Asia Pacific Clean Energy Summit

Dr. Richard Rocheleau
Dr. Richard Rocheleau
Estrella Seese
Estrella Seese
Clyde Sakamoto
Clyde Sakamoto

HONOLULU (HawaiiNewsNow) - 15-hundred people from more than 14 different countries are in Hawaii this week on a mission to change the way we energize our lives.

The Asia Pacific Clean Energy Summit & Expo kicked off with the state awarding more than $7 million dollars in grants.

The biggest chunk of change will be used to battle the biggest problem with photovoltaic panels or PV's.

It's the 15-percent rule.

"People trying to put PV on their house are running into the barrier that they cannot put PV on without doing an interconnection study to examine what the impact of additional PV on the grid is, because utilities are reaching their limit of the 15% rule" said the director of the UH Hawaii Natural Energy Institute, Dr. Richard Rocheleau.

Rocheleau and his team at UH will get $ 6.1 million. They'll work to develop state of the art PV inverters which in turn,

"Would help that so additional homes can put PV on without the additional cost of doing the integration study" said Rocheleau.

But while Dr. Rocheleau is doing his part the Department of Business, Economic Development and Tourism is getting $700-thousand dollars. Most of it will be used to study problems like the 15-percent rule.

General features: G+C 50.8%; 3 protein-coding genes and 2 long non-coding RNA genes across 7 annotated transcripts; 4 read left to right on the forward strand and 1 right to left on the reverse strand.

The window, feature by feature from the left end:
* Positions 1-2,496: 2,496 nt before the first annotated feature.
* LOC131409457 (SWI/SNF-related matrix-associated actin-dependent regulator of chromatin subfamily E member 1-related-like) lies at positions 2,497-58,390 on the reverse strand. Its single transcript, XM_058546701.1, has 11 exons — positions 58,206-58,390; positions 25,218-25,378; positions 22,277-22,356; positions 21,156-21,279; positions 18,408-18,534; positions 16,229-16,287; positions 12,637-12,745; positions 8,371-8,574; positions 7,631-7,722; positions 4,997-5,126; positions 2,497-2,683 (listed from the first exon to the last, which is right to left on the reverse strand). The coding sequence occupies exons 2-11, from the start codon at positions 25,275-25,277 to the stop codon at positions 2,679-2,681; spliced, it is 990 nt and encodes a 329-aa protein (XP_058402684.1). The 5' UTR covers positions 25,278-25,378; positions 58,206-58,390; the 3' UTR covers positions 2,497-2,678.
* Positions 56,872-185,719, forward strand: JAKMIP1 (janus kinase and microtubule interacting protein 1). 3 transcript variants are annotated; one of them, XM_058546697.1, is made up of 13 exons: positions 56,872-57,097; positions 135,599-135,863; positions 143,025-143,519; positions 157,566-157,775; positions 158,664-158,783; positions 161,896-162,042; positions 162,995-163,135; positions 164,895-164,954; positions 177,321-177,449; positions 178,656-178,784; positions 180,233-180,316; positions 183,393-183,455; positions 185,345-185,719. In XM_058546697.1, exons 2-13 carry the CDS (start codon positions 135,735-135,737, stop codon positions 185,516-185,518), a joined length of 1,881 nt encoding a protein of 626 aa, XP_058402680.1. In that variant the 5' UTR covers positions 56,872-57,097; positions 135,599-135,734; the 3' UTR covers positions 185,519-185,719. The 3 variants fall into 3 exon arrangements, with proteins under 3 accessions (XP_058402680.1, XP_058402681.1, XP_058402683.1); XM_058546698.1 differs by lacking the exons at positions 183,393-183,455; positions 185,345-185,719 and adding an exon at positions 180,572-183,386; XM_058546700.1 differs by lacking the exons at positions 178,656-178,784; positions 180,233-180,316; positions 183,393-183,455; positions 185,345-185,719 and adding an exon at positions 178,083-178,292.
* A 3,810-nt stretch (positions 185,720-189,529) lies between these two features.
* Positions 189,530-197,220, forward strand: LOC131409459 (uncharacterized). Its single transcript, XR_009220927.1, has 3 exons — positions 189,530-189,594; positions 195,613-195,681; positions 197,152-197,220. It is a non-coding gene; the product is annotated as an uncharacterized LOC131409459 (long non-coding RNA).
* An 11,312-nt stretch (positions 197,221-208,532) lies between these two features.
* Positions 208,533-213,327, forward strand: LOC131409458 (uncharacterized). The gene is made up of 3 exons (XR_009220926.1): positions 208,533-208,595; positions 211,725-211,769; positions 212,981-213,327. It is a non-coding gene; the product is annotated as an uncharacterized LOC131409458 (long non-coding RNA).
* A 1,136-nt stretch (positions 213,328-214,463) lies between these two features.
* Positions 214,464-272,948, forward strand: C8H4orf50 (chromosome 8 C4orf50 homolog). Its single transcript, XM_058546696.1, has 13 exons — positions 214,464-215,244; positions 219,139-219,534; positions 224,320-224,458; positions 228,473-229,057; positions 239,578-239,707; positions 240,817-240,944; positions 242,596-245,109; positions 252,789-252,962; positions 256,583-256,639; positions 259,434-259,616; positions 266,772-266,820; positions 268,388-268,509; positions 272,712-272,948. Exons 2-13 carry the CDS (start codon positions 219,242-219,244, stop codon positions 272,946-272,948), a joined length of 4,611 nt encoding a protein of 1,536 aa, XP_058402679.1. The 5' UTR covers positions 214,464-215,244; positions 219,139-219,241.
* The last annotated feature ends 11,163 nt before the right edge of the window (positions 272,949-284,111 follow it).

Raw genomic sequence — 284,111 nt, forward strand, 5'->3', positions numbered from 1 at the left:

Estrella Seese of DBEDT says, "Why 15 percent?  What's the basis of that?  The 15 percent is adopted by the utilities saying it's a standard use by mainland utilities but does it apply here?"

And another $300-thousand will go to UH Maui college to expand the use of electric vehicles.

They'll target visitors, 80-percent of whom rent vehicles.

So rental companies will provide more EV's and hotels will build charging stations.

"It's small enough so that the visitors that come and rent cars can go to Kaanapali, can go to Wailea, and be comfortable traveling those distances, Paia, Makaaao all the central areas of Maui will be accessible through these Electric Vehicles" says Clyde Sakamoto, Chancellor of UH Maui College.

Once an infrastructure is built for rental vehicles, it's easier to build on that, making it more accessible to the general public.

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